On Monday, Boeing announced plans to halt the production of their 737 MAX aircraft starting in January of 2020, as the FAA continues to recertify each aircraft and deem them safe for flight. The Boeing 737 MAX has been grounded since March of this year, following two fatal crashes that occurred five months apart, resulting in the combined deaths of 346 people. However, according to Boeing’s statement, since the grounding the company had not halted the production of new airplanes, with 4,500 orders on the backlog and 400 new airplanes now in storage waiting for approval from the FAA — a process that is reportedly taking much longer than Boeing had anticipated. The New York Times reports that the decision is a result of the company failing to convince global regulators that the planes were now safe to fly.
In an interview with CNBC last week, Federal Aviation Administrator Stephen Dickson indicated that recertification would be a lengthier process than Boeing might expect, “We’re going to do it diligently because safety is absolutely our priority with this airplane… I’ve made it very clear Boeing’s plan is not the FAA’s plan.” The grounding of the 737 MAX has cost Boeing $8 billion and has resulted in thousands of canceled flights as it is one of the aviation world’s biggest carriers. According to the Washington Post, Southwest Airlines alone, which has a fleet of 34 MAX 737s, has lost $43 million due to canceled flights in relation to the plane’s grounding.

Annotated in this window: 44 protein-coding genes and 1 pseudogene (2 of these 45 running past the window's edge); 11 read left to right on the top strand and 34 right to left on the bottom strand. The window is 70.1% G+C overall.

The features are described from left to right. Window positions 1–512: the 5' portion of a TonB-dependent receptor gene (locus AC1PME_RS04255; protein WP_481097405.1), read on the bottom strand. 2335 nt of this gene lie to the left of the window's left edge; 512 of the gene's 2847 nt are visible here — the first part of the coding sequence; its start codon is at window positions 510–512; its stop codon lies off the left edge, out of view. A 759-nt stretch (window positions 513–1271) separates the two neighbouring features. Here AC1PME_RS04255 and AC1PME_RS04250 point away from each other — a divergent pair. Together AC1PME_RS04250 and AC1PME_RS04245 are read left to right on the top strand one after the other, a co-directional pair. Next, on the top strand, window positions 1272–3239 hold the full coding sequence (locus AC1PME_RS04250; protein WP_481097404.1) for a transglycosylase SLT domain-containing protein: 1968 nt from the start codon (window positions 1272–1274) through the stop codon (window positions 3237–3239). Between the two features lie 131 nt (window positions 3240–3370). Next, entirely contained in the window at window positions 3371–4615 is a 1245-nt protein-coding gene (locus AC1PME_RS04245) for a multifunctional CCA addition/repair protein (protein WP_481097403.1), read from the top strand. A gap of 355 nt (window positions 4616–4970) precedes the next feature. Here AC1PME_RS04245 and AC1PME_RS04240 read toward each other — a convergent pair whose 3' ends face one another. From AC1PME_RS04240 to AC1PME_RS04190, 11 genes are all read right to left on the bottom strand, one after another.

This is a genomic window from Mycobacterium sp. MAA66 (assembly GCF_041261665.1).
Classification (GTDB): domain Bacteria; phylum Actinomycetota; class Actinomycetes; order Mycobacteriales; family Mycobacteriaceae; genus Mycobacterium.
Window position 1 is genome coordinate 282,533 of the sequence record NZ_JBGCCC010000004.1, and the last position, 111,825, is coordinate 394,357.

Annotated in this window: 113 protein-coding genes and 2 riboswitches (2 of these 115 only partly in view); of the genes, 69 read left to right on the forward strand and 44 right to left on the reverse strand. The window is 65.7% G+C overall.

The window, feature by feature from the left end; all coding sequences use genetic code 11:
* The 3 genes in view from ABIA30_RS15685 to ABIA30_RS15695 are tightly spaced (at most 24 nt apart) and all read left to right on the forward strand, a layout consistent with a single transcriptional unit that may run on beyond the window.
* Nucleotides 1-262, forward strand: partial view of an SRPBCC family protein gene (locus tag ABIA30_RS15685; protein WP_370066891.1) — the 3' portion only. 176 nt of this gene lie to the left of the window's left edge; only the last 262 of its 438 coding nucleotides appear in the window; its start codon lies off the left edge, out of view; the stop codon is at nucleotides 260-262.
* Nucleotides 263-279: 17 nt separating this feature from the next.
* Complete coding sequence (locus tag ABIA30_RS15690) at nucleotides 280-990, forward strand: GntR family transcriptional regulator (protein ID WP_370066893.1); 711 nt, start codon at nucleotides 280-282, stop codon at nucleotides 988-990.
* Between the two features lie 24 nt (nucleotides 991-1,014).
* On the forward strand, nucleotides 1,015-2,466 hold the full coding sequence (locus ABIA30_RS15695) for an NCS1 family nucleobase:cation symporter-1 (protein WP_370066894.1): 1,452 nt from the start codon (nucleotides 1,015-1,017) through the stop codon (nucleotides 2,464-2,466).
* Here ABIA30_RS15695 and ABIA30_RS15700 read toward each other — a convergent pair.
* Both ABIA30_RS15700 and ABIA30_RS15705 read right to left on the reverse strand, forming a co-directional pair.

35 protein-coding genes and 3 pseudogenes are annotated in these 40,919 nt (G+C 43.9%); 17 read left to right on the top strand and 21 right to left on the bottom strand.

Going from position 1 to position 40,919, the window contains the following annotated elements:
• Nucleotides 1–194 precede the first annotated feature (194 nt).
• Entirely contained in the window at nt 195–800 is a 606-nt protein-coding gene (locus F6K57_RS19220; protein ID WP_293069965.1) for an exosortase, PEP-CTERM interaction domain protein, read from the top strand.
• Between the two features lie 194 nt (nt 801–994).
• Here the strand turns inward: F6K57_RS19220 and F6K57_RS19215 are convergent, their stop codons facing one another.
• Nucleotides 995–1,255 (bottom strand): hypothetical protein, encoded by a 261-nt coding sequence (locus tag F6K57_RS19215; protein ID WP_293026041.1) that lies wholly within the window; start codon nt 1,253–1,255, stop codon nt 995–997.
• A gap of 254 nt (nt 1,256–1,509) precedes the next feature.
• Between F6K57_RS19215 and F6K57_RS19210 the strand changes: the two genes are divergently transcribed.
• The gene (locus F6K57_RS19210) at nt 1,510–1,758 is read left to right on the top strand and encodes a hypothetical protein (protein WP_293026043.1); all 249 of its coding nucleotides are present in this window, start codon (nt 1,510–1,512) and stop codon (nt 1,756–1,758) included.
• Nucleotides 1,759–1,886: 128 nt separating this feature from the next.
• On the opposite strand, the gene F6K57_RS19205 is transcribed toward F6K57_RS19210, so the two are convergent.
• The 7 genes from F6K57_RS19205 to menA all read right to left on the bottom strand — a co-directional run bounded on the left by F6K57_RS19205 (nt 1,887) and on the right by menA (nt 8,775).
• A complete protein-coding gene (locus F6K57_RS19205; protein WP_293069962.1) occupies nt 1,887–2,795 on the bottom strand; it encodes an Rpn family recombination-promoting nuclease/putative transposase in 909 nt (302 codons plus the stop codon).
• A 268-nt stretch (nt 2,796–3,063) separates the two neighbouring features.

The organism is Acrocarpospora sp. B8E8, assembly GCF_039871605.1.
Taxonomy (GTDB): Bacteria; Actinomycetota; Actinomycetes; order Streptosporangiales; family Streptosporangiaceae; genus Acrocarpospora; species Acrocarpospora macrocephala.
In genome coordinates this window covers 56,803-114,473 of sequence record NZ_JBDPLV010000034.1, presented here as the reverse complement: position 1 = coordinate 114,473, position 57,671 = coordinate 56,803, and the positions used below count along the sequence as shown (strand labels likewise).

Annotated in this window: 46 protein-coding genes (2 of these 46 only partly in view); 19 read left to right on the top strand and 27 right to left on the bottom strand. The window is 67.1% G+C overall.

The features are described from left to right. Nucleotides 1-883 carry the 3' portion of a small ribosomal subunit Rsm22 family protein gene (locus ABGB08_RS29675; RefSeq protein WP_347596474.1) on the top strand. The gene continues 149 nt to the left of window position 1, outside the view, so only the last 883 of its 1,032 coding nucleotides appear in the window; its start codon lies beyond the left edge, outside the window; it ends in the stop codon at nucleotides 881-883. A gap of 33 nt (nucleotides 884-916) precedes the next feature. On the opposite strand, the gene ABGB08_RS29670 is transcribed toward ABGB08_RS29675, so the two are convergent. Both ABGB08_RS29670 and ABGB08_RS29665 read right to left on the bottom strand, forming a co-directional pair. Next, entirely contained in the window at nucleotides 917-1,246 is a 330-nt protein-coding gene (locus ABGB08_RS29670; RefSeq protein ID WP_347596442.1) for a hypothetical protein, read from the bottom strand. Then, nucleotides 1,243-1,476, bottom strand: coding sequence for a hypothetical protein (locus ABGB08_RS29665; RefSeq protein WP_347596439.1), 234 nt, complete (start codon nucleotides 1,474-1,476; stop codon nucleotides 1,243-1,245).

In the statement, Boeing indicates that despite the halt in production and the billions of dollars lost, employees will not be laid off or furloughed, writing:
“During this time, it is our plan that affected employees will continue 737-related work, or be temporarily assigned to other teams in Puget Sound. As we have throughout the 737 MAX grounding, we will keep our customers, employees, and supply chain top of mind as we continue to assess appropriate actions. This will include efforts to sustain the gains in production system and supply chain quality and health made over the last many months.”
Boeing now plans to prioritize the delivery of stored aircraft unrelated to the 737 while they reevaluate production schedules for 2020.